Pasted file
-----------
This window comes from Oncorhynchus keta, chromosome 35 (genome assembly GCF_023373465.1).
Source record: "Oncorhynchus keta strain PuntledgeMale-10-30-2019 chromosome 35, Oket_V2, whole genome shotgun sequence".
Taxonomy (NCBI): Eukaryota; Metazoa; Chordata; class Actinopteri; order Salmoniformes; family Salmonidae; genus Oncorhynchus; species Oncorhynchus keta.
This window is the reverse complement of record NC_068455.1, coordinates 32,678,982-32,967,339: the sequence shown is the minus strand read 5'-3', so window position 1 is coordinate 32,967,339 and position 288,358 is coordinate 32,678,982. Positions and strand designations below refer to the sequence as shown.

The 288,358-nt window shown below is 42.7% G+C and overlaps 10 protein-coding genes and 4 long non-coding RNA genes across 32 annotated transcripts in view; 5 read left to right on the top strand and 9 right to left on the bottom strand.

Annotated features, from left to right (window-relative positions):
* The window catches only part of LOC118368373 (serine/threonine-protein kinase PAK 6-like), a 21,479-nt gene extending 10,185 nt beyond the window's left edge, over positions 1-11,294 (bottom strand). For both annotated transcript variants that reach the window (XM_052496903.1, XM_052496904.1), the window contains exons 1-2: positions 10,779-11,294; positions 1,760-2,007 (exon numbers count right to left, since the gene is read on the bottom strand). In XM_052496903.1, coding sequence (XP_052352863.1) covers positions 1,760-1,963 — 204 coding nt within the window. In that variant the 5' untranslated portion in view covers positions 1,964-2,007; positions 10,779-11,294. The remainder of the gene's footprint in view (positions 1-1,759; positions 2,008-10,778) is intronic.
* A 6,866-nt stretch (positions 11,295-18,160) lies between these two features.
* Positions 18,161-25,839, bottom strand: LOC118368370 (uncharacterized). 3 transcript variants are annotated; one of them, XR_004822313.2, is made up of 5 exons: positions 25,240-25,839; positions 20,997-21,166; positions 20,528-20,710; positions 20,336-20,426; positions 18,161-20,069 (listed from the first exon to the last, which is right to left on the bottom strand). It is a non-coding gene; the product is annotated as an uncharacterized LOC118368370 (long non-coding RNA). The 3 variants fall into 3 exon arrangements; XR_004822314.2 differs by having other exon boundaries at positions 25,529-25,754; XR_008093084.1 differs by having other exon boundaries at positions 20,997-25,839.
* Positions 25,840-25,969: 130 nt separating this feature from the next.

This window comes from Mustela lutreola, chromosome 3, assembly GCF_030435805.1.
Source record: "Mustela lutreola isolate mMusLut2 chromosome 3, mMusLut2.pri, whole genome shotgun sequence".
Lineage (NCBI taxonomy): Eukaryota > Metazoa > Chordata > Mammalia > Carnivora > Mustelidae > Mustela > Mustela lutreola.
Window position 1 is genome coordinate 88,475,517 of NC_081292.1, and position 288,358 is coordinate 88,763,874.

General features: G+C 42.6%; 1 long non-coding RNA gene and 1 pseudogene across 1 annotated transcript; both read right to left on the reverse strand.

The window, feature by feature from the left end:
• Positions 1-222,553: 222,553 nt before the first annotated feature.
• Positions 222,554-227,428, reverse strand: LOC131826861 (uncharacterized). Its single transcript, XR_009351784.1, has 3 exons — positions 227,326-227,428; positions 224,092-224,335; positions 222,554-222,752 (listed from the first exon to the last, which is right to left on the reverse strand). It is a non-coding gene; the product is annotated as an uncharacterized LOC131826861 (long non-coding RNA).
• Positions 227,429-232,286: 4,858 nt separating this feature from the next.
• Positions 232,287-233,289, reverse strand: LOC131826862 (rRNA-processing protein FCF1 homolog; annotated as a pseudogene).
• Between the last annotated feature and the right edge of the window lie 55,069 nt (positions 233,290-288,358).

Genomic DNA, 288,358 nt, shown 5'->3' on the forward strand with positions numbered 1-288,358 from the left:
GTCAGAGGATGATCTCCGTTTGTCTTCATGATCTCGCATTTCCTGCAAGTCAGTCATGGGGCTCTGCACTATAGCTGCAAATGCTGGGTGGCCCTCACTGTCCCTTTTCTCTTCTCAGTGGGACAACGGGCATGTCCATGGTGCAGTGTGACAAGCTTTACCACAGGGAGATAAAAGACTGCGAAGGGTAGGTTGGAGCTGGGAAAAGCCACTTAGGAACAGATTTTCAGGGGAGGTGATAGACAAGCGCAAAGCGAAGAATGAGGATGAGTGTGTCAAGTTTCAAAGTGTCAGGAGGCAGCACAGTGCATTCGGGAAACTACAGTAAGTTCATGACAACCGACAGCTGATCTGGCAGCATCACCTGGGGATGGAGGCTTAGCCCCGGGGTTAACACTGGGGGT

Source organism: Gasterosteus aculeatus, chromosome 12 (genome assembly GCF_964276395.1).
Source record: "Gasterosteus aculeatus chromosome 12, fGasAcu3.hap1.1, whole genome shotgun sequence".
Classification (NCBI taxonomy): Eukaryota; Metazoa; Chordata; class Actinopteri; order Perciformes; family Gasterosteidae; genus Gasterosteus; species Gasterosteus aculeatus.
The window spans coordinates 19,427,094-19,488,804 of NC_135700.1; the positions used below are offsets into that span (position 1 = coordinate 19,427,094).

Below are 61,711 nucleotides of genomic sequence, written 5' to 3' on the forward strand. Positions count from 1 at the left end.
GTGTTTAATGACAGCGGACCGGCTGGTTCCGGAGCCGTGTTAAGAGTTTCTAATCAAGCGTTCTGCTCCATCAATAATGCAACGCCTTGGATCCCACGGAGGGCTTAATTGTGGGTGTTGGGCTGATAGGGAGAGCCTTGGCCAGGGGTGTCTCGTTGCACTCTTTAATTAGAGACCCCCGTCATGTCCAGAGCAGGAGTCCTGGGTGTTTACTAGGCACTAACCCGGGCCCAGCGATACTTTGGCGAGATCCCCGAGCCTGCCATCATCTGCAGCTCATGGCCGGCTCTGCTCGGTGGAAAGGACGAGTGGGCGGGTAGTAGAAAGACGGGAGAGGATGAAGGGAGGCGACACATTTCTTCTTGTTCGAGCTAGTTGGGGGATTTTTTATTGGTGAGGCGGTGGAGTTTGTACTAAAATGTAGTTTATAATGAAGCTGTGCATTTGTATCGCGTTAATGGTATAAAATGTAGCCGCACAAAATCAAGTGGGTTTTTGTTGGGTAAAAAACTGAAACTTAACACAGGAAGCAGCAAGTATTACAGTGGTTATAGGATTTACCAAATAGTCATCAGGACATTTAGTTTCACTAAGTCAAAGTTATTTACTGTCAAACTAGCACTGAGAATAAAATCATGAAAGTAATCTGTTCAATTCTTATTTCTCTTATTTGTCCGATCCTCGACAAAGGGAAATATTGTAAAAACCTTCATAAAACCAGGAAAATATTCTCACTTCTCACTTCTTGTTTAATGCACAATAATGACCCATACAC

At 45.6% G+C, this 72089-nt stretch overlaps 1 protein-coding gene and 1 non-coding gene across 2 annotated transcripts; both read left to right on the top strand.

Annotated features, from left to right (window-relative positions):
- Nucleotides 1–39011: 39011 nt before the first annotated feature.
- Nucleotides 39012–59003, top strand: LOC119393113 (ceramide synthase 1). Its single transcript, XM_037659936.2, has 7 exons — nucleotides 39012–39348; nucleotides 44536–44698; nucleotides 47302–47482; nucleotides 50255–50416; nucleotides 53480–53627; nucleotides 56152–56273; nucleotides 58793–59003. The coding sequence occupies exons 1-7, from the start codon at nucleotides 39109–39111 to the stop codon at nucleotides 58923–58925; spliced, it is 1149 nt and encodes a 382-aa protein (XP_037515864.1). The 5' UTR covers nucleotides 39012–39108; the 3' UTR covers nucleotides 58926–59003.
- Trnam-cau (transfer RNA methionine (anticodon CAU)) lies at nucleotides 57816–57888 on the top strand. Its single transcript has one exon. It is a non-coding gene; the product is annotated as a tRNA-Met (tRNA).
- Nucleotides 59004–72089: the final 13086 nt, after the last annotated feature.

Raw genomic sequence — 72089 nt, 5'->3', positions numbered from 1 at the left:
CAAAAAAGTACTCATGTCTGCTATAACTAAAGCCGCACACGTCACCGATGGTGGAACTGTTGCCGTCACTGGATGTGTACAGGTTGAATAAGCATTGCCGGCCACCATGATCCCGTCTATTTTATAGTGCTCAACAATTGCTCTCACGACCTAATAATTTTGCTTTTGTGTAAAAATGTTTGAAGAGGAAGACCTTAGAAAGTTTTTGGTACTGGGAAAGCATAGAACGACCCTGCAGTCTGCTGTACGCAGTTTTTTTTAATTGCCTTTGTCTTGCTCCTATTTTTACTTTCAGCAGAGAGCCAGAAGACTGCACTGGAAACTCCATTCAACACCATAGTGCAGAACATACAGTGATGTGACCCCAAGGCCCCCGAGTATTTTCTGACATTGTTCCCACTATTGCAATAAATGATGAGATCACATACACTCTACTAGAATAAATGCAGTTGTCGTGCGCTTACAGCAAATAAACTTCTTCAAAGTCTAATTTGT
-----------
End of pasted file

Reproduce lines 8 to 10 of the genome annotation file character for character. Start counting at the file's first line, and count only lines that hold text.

* A 6,866-nt stretch (positions 11,295-18,160) lies between these two features.
* Positions 18,161-25,839, bottom strand: LOC118368370 (uncharacterized). 3 transcript variants are annotated; one of them, XR_004822313.2, is made up of 5 exons: positions 25,240-25,839; positions 20,997-21,166; positions 20,528-20,710; positions 20,336-20,426; positions 18,161-20,069 (listed from the first exon to the last, which is right to left on the bottom strand). It is a non-coding gene; the product is annotated as an uncharacterized LOC118368370 (long non-coding RNA). The 3 variants fall into 3 exon arrangements; XR_004822314.2 differs by having other exon boundaries at positions 25,529-25,754; XR_008093084.1 differs by having other exon boundaries at positions 20,997-25,839.
* Positions 25,840-25,969: 130 nt separating this feature from the next.